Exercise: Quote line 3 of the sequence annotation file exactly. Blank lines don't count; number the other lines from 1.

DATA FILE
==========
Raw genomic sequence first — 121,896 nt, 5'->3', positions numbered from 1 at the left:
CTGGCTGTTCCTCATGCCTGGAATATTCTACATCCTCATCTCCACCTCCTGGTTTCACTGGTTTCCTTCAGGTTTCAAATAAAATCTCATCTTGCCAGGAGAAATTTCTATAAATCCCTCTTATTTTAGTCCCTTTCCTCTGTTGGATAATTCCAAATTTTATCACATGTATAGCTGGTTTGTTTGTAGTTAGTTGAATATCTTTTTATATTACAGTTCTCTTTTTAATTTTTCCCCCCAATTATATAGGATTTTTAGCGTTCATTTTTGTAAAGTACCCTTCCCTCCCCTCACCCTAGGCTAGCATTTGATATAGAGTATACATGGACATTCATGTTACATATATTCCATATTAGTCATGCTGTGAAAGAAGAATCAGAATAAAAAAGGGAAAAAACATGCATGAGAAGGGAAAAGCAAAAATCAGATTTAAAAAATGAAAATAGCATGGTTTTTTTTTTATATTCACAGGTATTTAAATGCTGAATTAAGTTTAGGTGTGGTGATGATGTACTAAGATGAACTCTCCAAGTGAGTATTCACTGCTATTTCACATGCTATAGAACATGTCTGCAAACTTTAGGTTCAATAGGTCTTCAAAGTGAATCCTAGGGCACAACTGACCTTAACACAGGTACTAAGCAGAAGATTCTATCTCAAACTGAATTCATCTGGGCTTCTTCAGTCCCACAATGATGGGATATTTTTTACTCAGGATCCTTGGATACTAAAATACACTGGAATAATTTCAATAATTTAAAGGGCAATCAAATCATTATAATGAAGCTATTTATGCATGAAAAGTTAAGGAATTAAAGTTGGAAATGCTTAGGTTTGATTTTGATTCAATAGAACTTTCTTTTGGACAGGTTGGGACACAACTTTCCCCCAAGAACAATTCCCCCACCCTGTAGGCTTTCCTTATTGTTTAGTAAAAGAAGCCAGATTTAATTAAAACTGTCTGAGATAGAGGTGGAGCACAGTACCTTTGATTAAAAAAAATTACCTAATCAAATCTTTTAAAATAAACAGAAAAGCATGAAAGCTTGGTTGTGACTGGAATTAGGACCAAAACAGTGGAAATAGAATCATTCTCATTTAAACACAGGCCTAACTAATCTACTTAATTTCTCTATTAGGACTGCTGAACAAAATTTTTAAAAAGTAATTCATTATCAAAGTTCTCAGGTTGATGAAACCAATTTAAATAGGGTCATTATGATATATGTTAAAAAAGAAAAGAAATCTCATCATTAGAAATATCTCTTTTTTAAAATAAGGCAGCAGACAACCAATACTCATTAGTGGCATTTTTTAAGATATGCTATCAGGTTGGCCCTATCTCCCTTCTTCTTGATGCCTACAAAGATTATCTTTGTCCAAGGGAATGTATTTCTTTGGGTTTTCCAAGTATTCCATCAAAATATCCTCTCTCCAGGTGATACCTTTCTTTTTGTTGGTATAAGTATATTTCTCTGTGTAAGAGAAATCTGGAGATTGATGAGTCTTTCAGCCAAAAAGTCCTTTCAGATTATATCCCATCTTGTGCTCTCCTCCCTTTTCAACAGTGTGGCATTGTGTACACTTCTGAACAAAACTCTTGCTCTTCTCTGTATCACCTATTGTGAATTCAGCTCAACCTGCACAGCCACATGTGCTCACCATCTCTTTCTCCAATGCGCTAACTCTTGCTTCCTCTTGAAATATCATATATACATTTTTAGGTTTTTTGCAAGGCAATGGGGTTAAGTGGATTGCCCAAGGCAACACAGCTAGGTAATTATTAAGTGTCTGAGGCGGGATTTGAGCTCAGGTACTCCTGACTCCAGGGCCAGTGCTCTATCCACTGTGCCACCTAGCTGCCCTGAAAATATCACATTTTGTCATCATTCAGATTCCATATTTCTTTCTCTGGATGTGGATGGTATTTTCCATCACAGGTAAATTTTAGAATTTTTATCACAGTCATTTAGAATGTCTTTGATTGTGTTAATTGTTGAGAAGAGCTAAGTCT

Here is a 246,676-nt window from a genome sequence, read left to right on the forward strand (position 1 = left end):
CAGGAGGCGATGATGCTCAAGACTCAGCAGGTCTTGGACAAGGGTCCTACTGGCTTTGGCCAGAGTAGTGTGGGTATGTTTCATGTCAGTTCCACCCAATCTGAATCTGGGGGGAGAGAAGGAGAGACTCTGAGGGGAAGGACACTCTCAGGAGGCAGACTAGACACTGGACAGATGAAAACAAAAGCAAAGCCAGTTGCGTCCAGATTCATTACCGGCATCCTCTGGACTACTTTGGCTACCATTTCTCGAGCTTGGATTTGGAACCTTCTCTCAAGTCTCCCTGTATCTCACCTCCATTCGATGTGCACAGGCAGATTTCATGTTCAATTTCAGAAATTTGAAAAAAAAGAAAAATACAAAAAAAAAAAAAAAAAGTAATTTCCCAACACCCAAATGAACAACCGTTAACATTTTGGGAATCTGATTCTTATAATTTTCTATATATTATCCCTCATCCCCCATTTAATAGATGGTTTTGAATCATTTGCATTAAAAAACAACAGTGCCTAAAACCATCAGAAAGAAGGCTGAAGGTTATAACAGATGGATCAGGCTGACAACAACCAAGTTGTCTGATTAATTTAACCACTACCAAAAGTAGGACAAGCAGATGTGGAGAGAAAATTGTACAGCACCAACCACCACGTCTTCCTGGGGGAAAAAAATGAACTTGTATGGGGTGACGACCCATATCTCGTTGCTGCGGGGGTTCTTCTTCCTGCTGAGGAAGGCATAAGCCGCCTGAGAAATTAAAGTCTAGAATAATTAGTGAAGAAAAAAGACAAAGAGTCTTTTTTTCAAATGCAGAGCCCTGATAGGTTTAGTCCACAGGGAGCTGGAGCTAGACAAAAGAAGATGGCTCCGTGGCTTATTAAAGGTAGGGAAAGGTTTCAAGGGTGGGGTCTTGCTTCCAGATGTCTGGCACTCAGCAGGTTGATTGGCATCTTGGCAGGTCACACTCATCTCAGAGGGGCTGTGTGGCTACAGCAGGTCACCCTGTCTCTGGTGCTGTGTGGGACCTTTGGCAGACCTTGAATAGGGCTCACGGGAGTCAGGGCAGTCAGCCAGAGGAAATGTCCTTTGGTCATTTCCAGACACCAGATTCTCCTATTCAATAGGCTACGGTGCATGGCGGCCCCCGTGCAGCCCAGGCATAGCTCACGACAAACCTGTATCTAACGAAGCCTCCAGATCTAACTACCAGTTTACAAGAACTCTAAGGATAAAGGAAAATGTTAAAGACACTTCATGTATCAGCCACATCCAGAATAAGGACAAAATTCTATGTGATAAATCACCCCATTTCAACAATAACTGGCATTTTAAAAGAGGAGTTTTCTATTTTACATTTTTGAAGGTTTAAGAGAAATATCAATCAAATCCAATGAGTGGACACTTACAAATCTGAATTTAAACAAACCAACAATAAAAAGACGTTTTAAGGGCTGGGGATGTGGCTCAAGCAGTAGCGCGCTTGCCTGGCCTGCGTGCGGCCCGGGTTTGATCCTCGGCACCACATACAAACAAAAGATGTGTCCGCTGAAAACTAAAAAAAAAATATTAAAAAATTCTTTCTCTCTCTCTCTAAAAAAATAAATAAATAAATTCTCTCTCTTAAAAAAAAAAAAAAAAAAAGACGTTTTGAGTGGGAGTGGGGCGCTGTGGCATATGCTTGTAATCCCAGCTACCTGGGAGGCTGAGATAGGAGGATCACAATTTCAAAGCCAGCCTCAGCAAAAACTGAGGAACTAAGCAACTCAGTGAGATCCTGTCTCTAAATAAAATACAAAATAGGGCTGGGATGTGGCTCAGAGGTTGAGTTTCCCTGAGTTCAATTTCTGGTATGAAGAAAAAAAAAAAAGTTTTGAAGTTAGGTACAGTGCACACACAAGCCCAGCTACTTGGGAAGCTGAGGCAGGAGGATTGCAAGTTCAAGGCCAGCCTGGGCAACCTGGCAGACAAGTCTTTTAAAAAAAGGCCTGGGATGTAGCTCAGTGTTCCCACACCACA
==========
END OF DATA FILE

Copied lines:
Here is a 246,676-nt window from a genome sequence, read left to right on the forward strand (position 1 = left end):